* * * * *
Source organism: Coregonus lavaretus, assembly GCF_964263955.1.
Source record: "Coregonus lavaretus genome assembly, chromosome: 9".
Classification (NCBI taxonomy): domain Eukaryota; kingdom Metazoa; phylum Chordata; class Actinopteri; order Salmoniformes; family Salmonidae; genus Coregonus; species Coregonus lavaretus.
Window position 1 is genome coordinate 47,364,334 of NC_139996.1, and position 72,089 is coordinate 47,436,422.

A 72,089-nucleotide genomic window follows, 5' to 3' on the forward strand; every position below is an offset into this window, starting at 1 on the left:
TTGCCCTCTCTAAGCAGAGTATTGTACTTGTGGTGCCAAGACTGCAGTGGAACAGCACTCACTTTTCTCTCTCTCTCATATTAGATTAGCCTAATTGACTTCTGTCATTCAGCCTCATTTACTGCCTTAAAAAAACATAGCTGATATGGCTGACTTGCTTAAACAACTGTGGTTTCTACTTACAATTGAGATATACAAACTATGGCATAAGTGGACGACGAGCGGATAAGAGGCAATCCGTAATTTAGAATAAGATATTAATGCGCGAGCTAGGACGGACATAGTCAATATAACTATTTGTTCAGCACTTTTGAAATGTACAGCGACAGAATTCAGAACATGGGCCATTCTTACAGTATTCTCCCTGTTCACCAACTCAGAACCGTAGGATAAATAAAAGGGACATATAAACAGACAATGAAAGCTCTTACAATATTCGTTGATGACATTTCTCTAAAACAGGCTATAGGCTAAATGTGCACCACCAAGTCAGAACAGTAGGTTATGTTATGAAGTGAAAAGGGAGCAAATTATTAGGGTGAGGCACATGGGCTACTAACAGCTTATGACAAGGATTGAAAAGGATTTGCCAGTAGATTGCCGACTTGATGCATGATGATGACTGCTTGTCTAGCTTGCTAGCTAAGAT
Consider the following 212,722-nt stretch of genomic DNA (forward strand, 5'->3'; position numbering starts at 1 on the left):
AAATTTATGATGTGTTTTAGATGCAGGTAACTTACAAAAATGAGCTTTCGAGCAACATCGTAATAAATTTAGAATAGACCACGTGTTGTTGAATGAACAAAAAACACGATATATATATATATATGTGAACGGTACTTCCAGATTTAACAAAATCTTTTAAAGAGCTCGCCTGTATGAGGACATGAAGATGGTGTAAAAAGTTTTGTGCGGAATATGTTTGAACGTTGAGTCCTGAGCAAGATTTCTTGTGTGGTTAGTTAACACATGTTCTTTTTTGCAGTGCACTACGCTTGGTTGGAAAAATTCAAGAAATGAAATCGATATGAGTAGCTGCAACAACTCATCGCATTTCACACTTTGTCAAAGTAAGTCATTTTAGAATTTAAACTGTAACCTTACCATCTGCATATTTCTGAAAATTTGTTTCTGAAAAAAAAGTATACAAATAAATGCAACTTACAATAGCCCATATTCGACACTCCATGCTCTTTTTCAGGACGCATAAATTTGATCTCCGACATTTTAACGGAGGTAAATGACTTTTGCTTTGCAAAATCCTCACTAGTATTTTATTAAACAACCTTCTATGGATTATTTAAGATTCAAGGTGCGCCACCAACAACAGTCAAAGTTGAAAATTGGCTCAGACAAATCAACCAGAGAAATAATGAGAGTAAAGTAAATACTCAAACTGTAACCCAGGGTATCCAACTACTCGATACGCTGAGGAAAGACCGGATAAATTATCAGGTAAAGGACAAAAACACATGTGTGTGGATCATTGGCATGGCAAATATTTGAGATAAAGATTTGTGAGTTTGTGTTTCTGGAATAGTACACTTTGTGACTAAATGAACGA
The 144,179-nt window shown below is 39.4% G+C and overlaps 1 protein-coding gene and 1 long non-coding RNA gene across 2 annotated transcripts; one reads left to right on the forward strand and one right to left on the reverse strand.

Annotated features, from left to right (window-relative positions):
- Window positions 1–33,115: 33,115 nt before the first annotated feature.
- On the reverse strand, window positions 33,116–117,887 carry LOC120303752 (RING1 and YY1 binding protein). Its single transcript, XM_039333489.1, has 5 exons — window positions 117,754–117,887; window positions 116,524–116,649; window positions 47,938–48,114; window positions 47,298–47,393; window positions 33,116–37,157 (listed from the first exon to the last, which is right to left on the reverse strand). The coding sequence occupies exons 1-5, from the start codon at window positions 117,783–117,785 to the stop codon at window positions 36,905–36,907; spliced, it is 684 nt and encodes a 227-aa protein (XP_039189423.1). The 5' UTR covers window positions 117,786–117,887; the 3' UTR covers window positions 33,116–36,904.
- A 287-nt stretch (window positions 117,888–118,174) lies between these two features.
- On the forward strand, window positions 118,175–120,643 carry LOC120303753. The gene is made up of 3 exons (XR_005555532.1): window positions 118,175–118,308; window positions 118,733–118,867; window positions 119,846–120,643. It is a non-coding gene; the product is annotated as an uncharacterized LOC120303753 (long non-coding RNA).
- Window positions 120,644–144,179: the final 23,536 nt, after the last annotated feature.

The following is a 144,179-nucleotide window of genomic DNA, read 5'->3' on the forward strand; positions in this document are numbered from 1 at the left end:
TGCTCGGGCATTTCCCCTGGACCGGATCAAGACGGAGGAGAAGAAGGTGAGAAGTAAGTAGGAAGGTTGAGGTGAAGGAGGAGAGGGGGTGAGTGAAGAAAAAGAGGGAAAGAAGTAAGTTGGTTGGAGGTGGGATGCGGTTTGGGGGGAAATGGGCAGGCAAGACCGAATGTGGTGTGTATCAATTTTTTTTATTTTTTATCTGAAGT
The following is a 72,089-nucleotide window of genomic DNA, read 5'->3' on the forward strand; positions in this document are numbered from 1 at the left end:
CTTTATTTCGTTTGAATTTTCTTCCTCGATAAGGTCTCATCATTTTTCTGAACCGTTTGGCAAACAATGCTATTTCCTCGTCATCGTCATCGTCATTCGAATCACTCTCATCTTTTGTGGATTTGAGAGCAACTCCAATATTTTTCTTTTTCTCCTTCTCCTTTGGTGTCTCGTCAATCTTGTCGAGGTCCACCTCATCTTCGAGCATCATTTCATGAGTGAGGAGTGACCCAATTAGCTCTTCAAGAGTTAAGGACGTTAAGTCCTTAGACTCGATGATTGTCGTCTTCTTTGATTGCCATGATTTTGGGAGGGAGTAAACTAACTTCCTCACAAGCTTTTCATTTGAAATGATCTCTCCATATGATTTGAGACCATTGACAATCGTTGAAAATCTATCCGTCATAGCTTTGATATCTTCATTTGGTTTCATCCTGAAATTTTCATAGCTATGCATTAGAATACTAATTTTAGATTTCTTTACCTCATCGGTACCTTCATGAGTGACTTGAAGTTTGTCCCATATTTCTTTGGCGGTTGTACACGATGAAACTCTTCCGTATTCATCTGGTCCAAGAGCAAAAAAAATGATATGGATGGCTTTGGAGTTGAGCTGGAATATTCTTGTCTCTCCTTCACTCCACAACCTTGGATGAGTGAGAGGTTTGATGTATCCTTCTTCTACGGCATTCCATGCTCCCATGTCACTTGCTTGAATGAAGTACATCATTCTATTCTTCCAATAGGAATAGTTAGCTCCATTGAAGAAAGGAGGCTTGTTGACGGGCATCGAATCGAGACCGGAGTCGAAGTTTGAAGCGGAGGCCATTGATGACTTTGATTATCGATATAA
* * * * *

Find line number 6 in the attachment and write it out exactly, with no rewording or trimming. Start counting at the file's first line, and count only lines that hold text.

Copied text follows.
TTGCCCTCTCTAAGCAGAGTATTGTACTTGTGGTGCCAAGACTGCAGTGGAACAGCACTCACTTTTCTCTCTCTCTCATATTAGATTAGCCTAATTGACTTCTGTCATTCAGCCTCATTTACTGCCTTAAAAAAACATAGCTGATATGGCTGACTTGCTTAAACAACTGTGGTTTCTACTTACAATTGAGATATACAAACTATGGCATAAGTGGACGACGAGCGGATAAGAGGCAATCCGTAATTTAGAATAAGATATTAATGCGCGAGCTAGGACGGACATAGTCAATATAACTATTTGTTCAGCACTTTTGAAATGTACAGCGACAGAATTCAGAACATGGGCCATTCTTACAGTATTCTCCCTGTTCACCAACTCAGAACCGTAGGATAAATAAAAGGGACATATAAACAGACAATGAAAGCTCTTACAATATTCGTTGATGACATTTCTCTAAAACAGGCTATAGGCTAAATGTGCACCACCAAGTCAGAACAGTAGGTTATGTTATGAAGTGAAAAGGGAGCAAATTATTAGGGTGAGGCACATGGGCTACTAACAGCTTATGACAAGGATTGAAAAGGATTTGCCAGTAGATTGCCGACTTGATGCATGATGATGACTGCTTGTCTAGCTTGCTAGCTAAGAT